29 June 2014

A Different Kind of Carrot Cake ...

Most carrot cakes that I have made over the years have a considerable amount of vegetable oil in the batter. The carrots are grated coarsely and join sweetened coconut, crushed pineapple, and walnuts to make a thick batter that has a heavy moist crumb. This version of carrot cake is a bit different, though.

To begin with, it's a smaller cake that is baked in a loaf pan so that slices can be served as opposed to wedges. It has less vegetable oil and more carrots. There is candied ginger bits and pecans instead of coconut, pineapple and walnuts. The sugar that is set aside for the cream cheese frosting has three substantial scented geranium leaves torn and tossed in. The sugar and leaf mixture is covered and left to absorb the scent of the geranium, in this case, an orange-scented geranium.

It was served in slices with a dollop of ice cream on the side at a family picnic this past weekend ... totally tasty.

This was a spicy batter, full of cinnamon, cloves, and those chewy candied ginger bits. I buy high quality candied ginger at Granite State Candies in Concord, New Hampshire. It is thickly sliced and perfectly coated with coarse sugar crystals. I cut the ginger into quarter inch cubes for this cake.

The ginger makes for a sticky outer crust. I used parchment paper to line the loaf pan so that I could easily get the cake from the pan after it had its ten minute cool off. As you can see the loaf is not as slick with oil as other carrot cakes.

I couldn't resist decorating the top of the cake with a couple more geranium leaves and one of the pretty little purple pansies from my garden. The frosting was delicious with a hint of the geranium scent, lemon zest, and far less fat than conventional cream cheese frosting!

I loved this recipe and will be making it again - probably the next time I need to bake for a church event. It's a perfect tea cake.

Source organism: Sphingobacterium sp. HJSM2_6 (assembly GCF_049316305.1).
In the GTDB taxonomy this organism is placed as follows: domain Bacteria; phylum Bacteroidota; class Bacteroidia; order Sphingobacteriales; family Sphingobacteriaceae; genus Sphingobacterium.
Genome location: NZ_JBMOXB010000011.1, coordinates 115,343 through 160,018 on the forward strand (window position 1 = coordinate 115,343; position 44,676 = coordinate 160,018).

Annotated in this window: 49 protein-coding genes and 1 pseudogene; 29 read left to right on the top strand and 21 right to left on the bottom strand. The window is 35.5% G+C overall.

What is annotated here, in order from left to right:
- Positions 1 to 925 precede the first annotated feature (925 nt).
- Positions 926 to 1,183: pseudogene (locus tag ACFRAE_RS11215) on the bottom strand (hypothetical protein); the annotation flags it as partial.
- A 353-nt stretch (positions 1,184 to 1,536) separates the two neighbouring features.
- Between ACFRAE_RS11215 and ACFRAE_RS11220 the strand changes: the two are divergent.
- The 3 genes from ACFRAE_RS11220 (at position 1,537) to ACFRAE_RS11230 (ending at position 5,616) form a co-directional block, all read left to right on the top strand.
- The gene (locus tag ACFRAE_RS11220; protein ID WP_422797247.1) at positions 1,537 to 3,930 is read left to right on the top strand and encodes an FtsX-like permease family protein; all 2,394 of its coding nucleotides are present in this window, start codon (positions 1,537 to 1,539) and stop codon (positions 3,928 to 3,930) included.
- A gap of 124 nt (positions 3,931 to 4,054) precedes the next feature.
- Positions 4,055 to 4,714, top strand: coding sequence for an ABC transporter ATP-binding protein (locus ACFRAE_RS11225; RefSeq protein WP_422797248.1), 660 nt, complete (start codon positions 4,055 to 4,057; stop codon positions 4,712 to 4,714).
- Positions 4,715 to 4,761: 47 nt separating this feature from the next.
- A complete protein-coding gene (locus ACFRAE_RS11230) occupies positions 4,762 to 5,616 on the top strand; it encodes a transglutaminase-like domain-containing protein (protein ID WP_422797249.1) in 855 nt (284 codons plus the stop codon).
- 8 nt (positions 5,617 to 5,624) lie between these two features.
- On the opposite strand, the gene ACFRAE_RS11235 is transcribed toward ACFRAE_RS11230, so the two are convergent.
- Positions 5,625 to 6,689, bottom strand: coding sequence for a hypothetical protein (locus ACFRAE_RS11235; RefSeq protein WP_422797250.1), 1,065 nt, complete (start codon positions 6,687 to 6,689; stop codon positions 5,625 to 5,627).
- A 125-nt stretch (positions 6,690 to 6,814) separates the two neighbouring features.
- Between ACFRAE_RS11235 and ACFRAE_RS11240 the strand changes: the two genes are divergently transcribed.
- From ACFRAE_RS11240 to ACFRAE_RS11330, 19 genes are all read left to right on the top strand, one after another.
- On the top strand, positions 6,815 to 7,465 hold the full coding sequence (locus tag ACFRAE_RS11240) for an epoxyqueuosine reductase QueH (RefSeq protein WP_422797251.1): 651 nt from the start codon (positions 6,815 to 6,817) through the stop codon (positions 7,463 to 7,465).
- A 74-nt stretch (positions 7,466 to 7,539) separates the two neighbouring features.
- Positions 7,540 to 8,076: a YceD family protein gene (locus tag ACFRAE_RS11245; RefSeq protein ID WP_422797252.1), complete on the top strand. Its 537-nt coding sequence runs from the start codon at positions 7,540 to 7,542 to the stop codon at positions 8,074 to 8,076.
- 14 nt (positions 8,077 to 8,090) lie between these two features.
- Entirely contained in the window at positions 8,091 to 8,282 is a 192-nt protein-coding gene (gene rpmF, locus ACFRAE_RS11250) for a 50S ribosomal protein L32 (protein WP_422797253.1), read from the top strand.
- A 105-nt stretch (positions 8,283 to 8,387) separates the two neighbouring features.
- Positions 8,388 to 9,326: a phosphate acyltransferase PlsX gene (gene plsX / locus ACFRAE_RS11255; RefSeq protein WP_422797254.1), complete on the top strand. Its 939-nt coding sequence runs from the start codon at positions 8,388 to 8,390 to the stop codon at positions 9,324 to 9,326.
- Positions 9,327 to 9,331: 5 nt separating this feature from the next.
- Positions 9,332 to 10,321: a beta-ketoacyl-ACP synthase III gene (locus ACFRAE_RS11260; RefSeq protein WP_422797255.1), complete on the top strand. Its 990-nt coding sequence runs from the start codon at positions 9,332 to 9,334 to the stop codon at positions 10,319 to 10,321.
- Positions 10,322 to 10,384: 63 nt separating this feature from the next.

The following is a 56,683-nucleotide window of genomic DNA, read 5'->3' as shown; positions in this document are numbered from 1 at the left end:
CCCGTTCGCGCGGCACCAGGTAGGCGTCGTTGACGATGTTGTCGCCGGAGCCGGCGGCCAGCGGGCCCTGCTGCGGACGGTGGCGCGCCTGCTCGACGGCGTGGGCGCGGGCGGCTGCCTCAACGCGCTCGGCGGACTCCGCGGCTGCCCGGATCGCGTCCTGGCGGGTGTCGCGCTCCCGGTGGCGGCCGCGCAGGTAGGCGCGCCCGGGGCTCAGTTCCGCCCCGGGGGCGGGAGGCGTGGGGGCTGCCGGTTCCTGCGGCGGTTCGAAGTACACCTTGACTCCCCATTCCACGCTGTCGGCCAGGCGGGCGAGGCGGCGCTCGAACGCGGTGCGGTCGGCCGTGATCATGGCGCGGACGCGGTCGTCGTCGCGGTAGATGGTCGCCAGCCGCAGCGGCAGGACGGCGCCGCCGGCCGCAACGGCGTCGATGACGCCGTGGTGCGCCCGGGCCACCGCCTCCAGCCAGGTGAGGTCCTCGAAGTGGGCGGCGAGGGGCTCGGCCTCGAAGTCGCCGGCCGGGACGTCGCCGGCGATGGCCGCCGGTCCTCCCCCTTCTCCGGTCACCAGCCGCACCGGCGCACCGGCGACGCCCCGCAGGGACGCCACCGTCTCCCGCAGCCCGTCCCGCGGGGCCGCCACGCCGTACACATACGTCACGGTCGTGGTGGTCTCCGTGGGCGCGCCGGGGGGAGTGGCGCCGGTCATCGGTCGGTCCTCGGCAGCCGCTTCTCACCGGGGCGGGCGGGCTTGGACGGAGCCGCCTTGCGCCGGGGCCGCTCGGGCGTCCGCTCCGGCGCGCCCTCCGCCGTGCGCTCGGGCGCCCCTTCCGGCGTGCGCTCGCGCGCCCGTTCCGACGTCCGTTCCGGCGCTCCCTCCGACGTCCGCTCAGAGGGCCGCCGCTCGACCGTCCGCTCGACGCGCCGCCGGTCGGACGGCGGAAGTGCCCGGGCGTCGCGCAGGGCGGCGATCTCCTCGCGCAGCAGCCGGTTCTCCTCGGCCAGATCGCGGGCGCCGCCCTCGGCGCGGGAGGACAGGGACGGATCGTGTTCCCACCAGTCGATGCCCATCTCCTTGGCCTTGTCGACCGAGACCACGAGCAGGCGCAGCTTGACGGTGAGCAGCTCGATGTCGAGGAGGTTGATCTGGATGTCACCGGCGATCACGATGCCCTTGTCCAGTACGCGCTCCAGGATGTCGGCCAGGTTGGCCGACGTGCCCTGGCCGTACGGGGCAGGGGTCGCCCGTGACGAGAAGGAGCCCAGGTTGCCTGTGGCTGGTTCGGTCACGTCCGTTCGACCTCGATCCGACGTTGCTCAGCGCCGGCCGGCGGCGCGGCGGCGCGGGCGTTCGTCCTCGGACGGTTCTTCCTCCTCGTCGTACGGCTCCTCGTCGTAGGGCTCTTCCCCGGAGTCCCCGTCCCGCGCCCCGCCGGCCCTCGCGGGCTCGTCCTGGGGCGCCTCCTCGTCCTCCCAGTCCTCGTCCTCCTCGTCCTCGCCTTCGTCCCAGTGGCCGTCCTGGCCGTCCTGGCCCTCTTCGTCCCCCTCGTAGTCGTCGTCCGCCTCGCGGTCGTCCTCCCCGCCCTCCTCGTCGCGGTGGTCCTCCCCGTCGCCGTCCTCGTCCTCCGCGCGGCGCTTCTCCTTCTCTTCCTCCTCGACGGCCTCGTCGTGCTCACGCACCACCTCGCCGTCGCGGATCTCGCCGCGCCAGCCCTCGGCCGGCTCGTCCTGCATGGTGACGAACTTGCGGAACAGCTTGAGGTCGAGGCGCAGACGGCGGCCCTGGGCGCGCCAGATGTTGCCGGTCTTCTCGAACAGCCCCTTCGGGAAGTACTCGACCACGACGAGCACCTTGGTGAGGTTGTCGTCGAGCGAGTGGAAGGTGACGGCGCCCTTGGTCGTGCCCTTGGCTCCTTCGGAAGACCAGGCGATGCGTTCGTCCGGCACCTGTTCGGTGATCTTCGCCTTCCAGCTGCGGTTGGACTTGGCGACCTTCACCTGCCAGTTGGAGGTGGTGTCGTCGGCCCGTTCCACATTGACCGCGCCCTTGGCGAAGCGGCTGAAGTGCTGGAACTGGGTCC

Carrot Cake with Geranium-Scented Cream Cheese Frosting

Makes 1- 5 x 9 inch loaf

Cake Ingredients:

1 c. self-rising flour
1 tsp. baking soda
½ tsp. cinnamon
½ tsp. cloves
1 c. light brown sugar
1 ½ c. coarsely grated carrot
½ c. golden sultanas
½ c. finely chopped candied ginger root
½ c. chopped pecans
⅔ c. canola oil ( scant )
2 large eggs, slightly beaten

Frosting Ingredients:

2 c. confectioner’s sugar
3-4 large lemon or orange scented geranium leaves, torn into small pieces
A generous ¼ c. cream cheese ( Neufchatel works well here)
1 tbsp. butter
1 tsp. lemon zest
A squeeze of lemon juice

Making the Cake:

  1. Measure the frosting sugar into a small bowl. Add the torn geranium leaves and toss with a fork. Cover the bowl and set it aside for several hours in a warm place.
  2. Preheat the oven to 350° F. Grease a 5 x 9 inch oaf pan, line it with parchment paper and lightly grease the parchment paper. Set aside.
  3. Sift together the self-rising flour, cinnamon, cloves, baking soda. Add the brown sugar and toss with a fork to break up the brown sugar.
  4. Add the sultanas, carrots, pecans, and candied ginger and stir well.
  5. Add the canola oil and eggs. Using an electric mixer, beat the batter for five minutes – twice as long, if you are mixing by hand.
  6. Turn the batter into the prepared pan and bake for just about one hour … or until a cake tester comes clean when you poke the center of the cake.
  7. Let the baked cake cool in the pan for ten minutes and then turn it out onto a cooling rack and gently peel back the parchment paper.
  8. When the cake is completely cool, place it upright on a pretty platter and frost the top with geranium-scented cream cheese frosting.
  9. Decorate with fresh geranium leaves and an edible flower  - nasturtium, pansy, rose bud, violets. Just make sure they are clean and organic.

Making the Frosting:

  1. Sift the sugar to make a fine powder, removing the leaves, as you go.
  2. Add the cream cheese, butter, lemon zest, and lemon juice. Beat to a smooth consistency.
  3. Chill to thicken up the frosting a bit before spreading atop the carrot cake.


  1. How lovely and yummy sounding as well. I like the idea of a loaf cake, but might double the recipe and give a loaf away to my son -- his favorite.

    Thanks for sharing Susan

  2. Susan, it looks delicious!!!!
    Thanks for sharing...
    PS I forgot, no I don't play ukulele but my OH does and it's lovely.

  3. This sounds (and looks) yummy. Will absolutely try soon, though summer fruit is beckoning right now for berry and peach cobblers too.

  4. I have been concerned about the amount of oil used for my favourite carrot cake but thus does sound like a refreshing change Susan.


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